MAY 30 2022
Published in the Australian Financial Review
When former Canva account executive Gary Zurnamer told his wife he was considering leaving the $55 billion private tech unicorn to start his own business, he was met with scepticism.
Her reaction – “but it’s Canva” – was fair enough, Mr Zurnamer said, because it was one of the toughest decisions he had ever had to make.
But the decision in late 2020 to do just that has paid off in spades, with the digital marketer turned content creator and tech entrepreneur having raised $8 million in an oversubscribed seed round, led by OIF Ventures and Stage 2 Capital, for his video testimonial and collection platform Vouch.
“It was a hard decision, but I felt like there was an opportunity in this space,” he told The Australian Financial Review.
“I had absolute conviction in what we could build, but it was the one company in Australia that was hard to walk away from.”
Mr Zurnamer is one of a growing group of entrepreneurs to have emerged from companies such as Atlassian, Canva and Culture Amp.
Having started his career as a 19-year-old running social media for the NRL, Mr Zurnamer used short video content to engage fans. He then moved to London and worked for The Iconic, building out its sports marketing division, before joining Stackla.
It was when he joined Canva in 2019, though, that his attention was captured once again by the opportunity, and issues, with video content.
“They’d created incredible content for their regular product, but not for the enterprise piece, and I was tasked with selling the product to enterprise and I thought telling customer stories was the way to do that,” Mr Zurnamer said.
“They had all this resourcing and an incredible video team, but the world went remote [in 2020] and the video team was already stacked with other tasks.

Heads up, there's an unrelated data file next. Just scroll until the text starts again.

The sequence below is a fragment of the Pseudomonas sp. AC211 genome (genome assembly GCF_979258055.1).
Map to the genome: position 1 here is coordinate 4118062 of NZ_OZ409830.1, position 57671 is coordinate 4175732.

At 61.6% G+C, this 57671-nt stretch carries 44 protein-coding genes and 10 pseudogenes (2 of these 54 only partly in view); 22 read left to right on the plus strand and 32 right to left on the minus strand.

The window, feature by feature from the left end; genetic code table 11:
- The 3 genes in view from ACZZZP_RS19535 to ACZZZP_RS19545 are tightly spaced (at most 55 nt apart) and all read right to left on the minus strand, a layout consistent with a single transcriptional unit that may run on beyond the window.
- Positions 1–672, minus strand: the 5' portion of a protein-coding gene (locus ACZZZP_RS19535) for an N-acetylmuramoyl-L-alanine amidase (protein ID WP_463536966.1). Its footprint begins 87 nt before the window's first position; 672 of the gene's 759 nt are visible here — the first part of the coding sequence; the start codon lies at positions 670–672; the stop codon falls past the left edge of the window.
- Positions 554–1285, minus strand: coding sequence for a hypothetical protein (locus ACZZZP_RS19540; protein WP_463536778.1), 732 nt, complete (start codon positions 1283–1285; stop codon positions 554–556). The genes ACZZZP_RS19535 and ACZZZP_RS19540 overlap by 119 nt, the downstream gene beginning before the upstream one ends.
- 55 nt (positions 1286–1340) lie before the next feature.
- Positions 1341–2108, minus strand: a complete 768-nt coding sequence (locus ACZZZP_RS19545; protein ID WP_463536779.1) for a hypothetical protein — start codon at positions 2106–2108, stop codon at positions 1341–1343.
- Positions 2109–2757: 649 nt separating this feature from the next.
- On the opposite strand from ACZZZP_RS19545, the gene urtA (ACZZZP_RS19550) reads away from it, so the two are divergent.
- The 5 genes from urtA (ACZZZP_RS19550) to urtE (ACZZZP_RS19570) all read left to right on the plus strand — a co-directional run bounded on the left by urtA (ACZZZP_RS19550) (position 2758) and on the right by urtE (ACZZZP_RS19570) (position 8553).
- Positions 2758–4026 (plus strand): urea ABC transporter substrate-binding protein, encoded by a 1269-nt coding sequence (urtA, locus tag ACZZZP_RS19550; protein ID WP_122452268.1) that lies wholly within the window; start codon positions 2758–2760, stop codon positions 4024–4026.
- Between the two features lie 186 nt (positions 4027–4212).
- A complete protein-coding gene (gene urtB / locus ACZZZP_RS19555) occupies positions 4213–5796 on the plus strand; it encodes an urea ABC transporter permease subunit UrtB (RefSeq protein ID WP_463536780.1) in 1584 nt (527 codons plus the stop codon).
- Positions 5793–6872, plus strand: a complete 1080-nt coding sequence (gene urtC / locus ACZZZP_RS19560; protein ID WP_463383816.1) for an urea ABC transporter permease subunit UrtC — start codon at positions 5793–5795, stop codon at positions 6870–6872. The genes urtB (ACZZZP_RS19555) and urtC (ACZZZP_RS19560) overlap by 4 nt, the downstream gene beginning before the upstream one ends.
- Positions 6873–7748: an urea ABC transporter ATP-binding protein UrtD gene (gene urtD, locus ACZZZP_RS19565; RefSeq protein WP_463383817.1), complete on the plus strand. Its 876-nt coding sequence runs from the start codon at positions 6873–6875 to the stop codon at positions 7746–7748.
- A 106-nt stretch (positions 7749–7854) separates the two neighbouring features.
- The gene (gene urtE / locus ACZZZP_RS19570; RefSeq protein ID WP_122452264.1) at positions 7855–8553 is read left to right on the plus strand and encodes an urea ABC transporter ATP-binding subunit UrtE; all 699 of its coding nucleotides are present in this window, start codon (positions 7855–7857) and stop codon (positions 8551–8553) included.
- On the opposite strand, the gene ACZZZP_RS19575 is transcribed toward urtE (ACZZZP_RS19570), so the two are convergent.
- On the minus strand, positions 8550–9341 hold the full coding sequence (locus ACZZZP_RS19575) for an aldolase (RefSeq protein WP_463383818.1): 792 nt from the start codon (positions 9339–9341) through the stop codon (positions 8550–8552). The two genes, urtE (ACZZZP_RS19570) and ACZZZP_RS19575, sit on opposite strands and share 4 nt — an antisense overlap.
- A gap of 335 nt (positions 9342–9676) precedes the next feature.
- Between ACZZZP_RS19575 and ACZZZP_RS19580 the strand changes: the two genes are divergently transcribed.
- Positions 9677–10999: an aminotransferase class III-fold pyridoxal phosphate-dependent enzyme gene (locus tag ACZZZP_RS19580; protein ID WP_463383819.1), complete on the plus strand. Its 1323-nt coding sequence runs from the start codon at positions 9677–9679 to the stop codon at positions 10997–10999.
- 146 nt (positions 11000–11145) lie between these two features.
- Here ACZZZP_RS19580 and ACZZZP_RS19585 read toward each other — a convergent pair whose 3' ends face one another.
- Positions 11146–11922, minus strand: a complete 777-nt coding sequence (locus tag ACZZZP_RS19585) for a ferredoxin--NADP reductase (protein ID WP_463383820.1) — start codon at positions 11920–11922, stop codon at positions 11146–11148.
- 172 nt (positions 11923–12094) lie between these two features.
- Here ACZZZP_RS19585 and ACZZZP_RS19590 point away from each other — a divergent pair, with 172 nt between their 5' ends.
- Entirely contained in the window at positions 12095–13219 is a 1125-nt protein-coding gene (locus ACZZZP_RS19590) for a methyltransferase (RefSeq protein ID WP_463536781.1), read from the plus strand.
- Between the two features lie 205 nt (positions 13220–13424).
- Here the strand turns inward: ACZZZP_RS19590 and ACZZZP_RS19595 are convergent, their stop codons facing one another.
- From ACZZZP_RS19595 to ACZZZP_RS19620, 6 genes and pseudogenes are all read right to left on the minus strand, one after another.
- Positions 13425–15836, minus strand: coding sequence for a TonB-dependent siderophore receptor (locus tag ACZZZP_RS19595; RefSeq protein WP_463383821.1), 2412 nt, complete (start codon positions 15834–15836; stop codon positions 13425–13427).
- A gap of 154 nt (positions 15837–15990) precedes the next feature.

“You used to have to put people in a room with a camera crew and lighting for seven hours, and that’s a lot to put customers through.”
Mr Zurnamer teamed up with technical co-founder David Stirk, who he met thanks to an introduction from a local investor, and the pair built the first version of their video platform in a few months.
The platform allows users to create questions and share a single recorder link with multiple respondents, allowing them to collect video at scale.
They can then edit and download the responses, with their automatically generated transcriptions, or embed the clips on popular platforms. It has integrations with the likes of Slack, Microsoft Teams, Notion and Hubspot.
Though it started out as an easy way for businesses to collect customer testimonials, its users have rapidly expanded its use case, with Vouch now also being used for employee onboarding and feedback. One UK furniture removal chain is using it to get customers to submit videos of their homes for quoting purposes.
“Companies have taken us in crazy directions,” Mr Zurnamer said.
“During COVID-19, people were having remote funerals, and we even had people using Vouch for remote eulogies.”
Mr Zurnamer said the company had, like Canva, adopted a “freemium” model in which users could use the core product for free, but pay for additional features.
Since launching in March 2021, it has had 100 per cent-plus month-on-month revenue growth and counts employees of Atlassian, Canva, Dropbox and Culture Amp as some of its early users.
It has been used to collect more than 23,000 videos, totalling more than 9000 minutes.
Culture Amp, which is now a paying customer, started using the product while it was still in beta testing.
“What I learnt from the Canva founders and senior leadership team is that it’s okay to build a beautiful, amazing, free product. You can monetise it. That’s a shift in the traditional way of selling,” Mr Zurnamer said.
“I was exposed to the hyper growth, scale and saw what is possible. It sets the bar for what is possible for [the next generation of founders] and reorients where you can go in your head.”
As well as OIF and Stage 2 Capital, it had previously scored funding from angel investors including Twitter product lead Oji Udezue and Archangel Ventures partner Rayn Ong.
“Video provides significant ROI, but while demand continues to grow across all business functions, production methods remain slow and expensive,” OIF’s Laurence Schwartz said.
“Vouch is the first team to address this problem and their customers are constantly discovering new use cases."